The DAYS function is a simple date function that calculates the length of time between two dates. The same result can be arrived at by subtracting two dates: `="7/31/2016"-"6/5/1991"`

. If the start and end dates are rervsed, the function returns a negative number.

Before reading the examples below, ensure you know how dates and times work as a large part of using date functions correctly is understanding what makes up a valid date. If you do not provide a valid date, the formula will error.

## Purpose

The DAYS function returns the number of days between two dates.

## Related functions

DATEDIF – Calculate the length of time between two dates. Use this for a more flexible alternative.

MINUS – Subtract one value from another. You can use this function with dates.

NETWORKDAYS – Calculates the number of **work**days between two dates.

NETWORKDAYS.INTL – Calculates the number of **work**days between two dates. NETWORKDAYS.INTL can exclude holidays if you provide them. This function is a more flexible version of NETWORKDAYS.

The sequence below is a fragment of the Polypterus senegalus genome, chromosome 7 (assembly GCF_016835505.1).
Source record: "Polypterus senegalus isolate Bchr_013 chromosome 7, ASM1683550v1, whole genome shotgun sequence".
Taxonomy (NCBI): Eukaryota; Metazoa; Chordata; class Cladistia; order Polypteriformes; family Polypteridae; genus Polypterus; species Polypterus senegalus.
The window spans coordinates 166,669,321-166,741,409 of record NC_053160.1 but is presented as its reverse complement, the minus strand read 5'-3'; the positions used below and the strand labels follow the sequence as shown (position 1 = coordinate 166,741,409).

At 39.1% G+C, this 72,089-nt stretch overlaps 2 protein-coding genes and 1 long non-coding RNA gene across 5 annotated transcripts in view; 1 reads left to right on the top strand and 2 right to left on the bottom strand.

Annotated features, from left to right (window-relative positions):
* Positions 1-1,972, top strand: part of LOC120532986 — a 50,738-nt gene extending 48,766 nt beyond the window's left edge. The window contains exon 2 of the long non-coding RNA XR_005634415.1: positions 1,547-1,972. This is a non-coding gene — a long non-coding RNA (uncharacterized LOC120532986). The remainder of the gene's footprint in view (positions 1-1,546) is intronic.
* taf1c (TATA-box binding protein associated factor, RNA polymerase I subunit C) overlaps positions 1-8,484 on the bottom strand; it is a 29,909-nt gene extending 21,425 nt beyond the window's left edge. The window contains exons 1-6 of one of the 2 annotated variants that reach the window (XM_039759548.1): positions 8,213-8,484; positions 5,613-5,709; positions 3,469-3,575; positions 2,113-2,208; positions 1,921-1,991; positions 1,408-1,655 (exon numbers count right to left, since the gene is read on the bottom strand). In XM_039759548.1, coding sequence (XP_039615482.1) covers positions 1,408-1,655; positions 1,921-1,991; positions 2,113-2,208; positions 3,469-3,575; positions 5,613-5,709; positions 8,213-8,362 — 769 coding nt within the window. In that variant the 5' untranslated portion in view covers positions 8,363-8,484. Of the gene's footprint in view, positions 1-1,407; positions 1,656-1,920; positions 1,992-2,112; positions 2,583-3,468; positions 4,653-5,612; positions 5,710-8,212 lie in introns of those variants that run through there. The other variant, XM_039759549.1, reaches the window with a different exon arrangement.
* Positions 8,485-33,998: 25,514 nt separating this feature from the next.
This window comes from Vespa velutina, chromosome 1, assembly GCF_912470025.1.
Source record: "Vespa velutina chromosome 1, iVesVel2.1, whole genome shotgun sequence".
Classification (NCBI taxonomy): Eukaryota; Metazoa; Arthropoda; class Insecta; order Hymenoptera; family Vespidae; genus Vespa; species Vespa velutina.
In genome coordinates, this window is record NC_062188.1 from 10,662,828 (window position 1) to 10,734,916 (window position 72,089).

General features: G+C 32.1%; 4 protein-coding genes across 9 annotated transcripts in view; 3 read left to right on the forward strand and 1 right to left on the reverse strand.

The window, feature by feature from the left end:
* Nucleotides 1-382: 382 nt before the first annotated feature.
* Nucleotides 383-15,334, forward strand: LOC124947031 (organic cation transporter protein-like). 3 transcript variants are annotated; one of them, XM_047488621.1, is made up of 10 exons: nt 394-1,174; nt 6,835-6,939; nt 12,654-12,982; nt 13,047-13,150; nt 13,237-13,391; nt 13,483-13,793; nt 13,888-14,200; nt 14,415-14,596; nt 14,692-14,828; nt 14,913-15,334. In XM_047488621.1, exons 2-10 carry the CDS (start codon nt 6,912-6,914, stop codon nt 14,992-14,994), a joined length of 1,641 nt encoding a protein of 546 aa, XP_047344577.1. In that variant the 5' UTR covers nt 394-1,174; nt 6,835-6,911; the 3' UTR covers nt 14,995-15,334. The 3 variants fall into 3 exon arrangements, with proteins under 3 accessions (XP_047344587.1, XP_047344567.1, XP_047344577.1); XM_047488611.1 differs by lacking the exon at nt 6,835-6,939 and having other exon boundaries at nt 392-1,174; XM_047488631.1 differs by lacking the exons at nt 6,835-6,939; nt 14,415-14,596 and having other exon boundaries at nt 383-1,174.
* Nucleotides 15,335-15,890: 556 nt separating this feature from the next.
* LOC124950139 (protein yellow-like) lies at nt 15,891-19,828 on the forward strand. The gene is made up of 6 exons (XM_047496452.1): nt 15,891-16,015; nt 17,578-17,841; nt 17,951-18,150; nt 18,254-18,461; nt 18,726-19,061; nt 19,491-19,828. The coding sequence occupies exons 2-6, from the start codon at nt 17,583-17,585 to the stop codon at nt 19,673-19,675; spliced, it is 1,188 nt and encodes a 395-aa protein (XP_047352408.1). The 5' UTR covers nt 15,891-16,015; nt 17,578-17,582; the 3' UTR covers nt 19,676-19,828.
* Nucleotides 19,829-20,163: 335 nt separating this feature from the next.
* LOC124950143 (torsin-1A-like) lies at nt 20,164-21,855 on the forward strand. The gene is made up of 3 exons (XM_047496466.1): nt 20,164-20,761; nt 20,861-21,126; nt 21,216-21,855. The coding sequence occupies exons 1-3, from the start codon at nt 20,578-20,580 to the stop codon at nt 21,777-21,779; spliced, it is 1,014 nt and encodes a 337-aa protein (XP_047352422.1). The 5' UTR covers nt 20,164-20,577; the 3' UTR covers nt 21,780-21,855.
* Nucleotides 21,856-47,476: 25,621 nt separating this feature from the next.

## Errors

`#NUM` – The inputs are numbers but are not valid dates. If you used the 35th day of November, “11/352018”, your dates would be invalid.

`#VALUE!` – The inputs don’t convert to a number such as “The other day” or “Yester-yester-day”.

## Syntax

`=DAYS(end_date,start_date)`

Note that, for some reason, the function wants the ending date first, then the starting date.

## Video Explanation

## Examples

Below are a few simple examples of the function being used in a spreadsheet.

Formula | Description | Result |

`=DAYS("7/31/2017","7/30/2016")` | Number of days between 7/30/2016 and 7/31/2017 | 366 |

`=DAYS("1/7/2020","12/5/2015")` | Number of days between 12/5/2015 and 1/7/2020 | 1,494 |

`=DAYS(C3,"2/9/1994")` | Number of days between 3/5/2001 (assuming that the value was in C3) and 2/9/1994 | -2,581 |

### Live examples in Sheets

Go to this spreadsheet for examples of the DAYS function that you can study and use anywhere you would like.